(I was also irritated because she just didn’t listen. I explained to her very clearly that we’d absolutely be willing to adopt an African-American child over a year in age.  According to the class that we just had, he/she would be considered a special needs child.  We also would take a sibling group that would be considered special needs as well. She kind of just glossed right over this suggestion and acted as if she didn’t even hear what we were saying.)

This resource person (I can’t remember her exact title) stated that they would “talk the grandmother into” taking custody of the baby one way or another.  Her reasoning for this is that the child would be around his/her siblings that already live there.  The grandmother has already stated that the last grandchild she took in was the last.  That’s why she got us involved to begin with–because she just cannot take a seventh child into her home.

But THEN she said that the state seems to think that the best interest of the child is to place him with a family that is already on the list if for some reason grandma doesn’t change her mind.  (She isn’t going to change her mind.)  We know this child’s family and he/she would still have contact with them if he came to our home.  This blows their “keeping children with their siblings” info out of the water, it seems.  It’s all so very contradictory.

I know that there are always be exceptions to every case when it comes to child welfare. Every case is so vastly different. How can you possibly loop them all together?

I understand this would make it more difficult, but no one said that dealing with the welfare of children would be easy.  I don’t even think that it should be for that matter. To get truly “real” about, they do have exceptions. They just are choosing not to use them with this situation. The “loopholes” in every governmental system always seem to benefit the wrong people, do they not?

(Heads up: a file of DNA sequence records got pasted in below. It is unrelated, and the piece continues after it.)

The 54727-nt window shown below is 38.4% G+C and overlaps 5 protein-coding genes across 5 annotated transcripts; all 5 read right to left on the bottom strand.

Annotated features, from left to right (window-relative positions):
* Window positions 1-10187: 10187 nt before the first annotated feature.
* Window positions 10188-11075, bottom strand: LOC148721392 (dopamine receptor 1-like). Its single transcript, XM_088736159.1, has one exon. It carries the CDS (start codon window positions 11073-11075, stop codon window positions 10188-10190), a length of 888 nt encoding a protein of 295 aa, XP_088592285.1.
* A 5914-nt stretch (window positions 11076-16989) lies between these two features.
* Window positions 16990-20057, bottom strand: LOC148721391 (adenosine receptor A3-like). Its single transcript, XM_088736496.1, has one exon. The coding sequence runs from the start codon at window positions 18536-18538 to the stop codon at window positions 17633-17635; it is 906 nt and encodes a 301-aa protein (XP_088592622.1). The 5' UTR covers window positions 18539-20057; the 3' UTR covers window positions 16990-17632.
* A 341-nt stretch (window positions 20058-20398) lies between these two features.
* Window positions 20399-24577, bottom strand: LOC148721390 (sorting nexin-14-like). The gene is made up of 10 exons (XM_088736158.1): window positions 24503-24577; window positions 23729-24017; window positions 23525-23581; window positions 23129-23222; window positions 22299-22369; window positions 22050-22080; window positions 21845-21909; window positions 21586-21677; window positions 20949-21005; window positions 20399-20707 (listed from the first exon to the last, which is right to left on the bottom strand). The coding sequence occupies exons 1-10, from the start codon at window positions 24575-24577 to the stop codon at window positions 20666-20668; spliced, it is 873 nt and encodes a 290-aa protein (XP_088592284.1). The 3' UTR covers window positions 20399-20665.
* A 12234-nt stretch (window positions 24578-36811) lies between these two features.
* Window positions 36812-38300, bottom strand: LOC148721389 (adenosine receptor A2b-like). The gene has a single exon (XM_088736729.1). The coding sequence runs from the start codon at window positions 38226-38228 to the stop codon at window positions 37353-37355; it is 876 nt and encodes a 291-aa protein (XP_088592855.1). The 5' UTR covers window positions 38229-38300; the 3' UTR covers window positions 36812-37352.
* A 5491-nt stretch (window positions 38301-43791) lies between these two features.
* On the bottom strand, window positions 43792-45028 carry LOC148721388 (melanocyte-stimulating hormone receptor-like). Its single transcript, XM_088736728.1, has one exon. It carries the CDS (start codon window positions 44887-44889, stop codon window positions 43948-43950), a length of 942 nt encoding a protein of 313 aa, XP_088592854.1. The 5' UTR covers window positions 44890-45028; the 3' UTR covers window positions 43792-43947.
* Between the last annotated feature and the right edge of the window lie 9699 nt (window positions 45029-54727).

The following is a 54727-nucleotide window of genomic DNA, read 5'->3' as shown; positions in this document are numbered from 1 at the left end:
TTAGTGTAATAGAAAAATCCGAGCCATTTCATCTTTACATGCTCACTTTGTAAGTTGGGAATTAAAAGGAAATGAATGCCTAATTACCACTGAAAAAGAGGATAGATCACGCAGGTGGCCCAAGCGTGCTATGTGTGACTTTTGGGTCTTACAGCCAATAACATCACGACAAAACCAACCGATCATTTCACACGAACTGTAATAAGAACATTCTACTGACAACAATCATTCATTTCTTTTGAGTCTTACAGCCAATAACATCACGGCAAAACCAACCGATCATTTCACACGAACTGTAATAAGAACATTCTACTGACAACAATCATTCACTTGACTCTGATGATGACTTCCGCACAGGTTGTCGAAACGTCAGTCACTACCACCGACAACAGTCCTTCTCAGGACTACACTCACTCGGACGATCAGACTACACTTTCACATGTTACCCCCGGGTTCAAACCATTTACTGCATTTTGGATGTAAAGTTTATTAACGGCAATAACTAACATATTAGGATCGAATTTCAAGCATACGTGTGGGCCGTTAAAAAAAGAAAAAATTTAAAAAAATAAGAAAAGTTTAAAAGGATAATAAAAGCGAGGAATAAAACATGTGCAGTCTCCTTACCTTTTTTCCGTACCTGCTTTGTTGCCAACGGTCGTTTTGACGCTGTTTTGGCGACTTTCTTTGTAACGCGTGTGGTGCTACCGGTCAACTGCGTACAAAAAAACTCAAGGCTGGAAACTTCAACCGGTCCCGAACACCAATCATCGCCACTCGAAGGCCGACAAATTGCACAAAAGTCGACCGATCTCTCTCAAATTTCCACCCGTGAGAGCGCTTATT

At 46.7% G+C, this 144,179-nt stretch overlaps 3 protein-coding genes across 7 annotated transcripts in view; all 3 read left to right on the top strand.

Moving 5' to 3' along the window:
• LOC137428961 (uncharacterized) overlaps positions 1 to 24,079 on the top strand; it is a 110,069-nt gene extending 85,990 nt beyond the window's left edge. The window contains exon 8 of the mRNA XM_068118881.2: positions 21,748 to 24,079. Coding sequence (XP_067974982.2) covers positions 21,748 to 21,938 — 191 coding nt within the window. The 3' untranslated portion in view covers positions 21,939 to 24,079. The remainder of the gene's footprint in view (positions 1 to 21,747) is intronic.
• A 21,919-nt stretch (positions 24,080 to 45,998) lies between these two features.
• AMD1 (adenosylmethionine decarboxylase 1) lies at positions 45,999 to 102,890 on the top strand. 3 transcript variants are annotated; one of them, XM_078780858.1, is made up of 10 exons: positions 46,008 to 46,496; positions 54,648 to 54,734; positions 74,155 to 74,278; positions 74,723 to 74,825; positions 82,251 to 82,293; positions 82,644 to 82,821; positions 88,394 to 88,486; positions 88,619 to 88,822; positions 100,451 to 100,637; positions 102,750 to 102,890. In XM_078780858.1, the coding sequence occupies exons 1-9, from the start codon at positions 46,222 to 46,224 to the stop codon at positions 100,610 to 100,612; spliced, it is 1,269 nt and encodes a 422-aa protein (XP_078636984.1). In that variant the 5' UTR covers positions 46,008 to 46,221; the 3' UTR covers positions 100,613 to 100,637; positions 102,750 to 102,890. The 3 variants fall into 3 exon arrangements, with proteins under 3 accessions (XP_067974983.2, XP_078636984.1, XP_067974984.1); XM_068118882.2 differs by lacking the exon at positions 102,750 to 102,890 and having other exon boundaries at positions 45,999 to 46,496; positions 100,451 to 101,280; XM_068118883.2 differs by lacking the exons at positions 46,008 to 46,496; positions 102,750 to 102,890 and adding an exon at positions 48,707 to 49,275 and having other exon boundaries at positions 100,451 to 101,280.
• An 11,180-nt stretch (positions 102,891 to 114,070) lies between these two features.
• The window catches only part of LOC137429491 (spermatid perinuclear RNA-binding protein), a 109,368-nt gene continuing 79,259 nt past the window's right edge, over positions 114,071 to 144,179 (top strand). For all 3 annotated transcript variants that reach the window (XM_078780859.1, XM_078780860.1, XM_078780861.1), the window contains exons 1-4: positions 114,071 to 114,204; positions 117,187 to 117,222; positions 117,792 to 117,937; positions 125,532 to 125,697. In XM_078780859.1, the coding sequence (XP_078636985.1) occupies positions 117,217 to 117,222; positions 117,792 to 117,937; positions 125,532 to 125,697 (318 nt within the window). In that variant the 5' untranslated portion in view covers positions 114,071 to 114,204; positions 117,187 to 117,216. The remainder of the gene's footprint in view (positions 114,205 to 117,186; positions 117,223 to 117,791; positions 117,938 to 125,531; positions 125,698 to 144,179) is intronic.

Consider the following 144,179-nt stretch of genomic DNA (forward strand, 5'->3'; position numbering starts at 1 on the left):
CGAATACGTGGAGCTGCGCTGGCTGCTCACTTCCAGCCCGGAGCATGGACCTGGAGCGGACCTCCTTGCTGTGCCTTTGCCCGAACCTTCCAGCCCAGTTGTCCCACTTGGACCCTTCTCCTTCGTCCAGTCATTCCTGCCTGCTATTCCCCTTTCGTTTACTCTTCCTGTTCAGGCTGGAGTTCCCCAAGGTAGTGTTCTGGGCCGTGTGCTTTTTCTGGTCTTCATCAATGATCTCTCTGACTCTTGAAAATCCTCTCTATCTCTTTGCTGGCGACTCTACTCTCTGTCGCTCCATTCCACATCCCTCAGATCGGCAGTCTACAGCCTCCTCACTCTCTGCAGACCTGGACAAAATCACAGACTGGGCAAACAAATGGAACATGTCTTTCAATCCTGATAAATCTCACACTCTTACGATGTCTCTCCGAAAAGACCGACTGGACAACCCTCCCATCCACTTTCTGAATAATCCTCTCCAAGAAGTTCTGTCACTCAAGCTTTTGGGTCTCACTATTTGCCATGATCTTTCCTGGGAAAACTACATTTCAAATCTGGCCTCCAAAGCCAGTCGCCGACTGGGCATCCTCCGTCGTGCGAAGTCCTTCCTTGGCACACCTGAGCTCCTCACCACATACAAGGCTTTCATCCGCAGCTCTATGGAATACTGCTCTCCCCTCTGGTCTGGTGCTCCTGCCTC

In summary, we cannot be on the foster to adopt list AND the “waiting for children under 8 with no major special needs” list at the same time because that’s not policy. We cannot adopt a child without being on the list (even if this means maintaining contact with his siblings) because it’s not policy. We cannot adopt him at birth even if both parents agree to sign over rights because he is going to be a ward of the state the second he is born and they cannot sway from that because it’s not their policy.

I have a sneaking suspicion that these policies can sway when it’s convenient for them.  I understand having policies.  I just know that when dealing with children, nothing is concrete. That’s another story for another day.

It makes one wonder how many children are out there in the system that do not need to be. How many kids would have had the chance to have had a family and not bounce from house to house throughout their entire lives? It’s incredibly frustrating. I know that the system of this world is “lying in the hands of the wicked one”, as the Bible states.

I know that things are going to be unfair.

It just breaks my heart that it has to happen when there are so many children without homes and so many homes without children.

All-in-all, we left confused, upset, and discouraged.  I don’t think that is a great way to get people involved in helping the system.  But what do I know…